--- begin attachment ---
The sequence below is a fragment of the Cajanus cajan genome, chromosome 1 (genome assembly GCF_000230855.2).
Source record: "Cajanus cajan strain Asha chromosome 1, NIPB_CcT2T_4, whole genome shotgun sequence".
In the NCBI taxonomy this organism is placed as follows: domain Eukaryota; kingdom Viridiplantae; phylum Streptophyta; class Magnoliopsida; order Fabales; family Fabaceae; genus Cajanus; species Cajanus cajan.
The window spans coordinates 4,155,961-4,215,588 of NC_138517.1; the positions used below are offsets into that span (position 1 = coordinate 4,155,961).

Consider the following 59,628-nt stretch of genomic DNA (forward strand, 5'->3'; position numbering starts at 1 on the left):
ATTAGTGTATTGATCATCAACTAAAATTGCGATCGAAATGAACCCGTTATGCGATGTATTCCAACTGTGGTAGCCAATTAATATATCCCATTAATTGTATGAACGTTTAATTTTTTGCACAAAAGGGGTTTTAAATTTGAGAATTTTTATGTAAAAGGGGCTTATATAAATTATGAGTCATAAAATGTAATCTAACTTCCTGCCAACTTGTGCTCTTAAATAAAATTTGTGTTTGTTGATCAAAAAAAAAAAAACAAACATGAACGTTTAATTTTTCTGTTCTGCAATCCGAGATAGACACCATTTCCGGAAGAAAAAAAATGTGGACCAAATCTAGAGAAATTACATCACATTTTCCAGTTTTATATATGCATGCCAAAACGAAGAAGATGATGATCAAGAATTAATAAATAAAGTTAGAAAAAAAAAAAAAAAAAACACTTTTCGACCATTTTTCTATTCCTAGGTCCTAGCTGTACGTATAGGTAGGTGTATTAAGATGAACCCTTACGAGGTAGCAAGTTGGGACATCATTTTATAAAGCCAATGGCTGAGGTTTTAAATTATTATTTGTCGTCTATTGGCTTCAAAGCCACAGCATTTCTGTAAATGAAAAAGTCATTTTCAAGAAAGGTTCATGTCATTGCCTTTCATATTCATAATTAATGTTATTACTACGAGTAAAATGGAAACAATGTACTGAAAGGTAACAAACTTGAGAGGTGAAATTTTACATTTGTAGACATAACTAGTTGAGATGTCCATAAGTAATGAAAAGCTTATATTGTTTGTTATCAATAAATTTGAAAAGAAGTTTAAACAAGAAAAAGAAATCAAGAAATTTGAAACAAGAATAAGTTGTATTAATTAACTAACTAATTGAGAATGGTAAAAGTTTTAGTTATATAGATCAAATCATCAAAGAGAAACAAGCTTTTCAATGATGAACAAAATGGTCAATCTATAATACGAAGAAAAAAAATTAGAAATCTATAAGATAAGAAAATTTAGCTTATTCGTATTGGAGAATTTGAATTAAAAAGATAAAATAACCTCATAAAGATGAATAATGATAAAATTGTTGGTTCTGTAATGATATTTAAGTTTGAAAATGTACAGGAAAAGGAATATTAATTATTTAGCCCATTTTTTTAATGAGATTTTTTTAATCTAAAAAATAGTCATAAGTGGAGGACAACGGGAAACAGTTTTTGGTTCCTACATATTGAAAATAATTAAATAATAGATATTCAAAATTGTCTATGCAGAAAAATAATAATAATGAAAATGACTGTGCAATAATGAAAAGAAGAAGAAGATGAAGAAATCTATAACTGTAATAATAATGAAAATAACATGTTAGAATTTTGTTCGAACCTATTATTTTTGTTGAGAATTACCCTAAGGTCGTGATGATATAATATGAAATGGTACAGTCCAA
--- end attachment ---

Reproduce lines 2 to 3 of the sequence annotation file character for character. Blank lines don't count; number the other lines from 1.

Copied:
Source record: "Cajanus cajan strain Asha chromosome 1, NIPB_CcT2T_4, whole genome shotgun sequence".
In the NCBI taxonomy this organism is placed as follows: domain Eukaryota; kingdom Viridiplantae; phylum Streptophyta; class Magnoliopsida; order Fabales; family Fabaceae; genus Cajanus; species Cajanus cajan.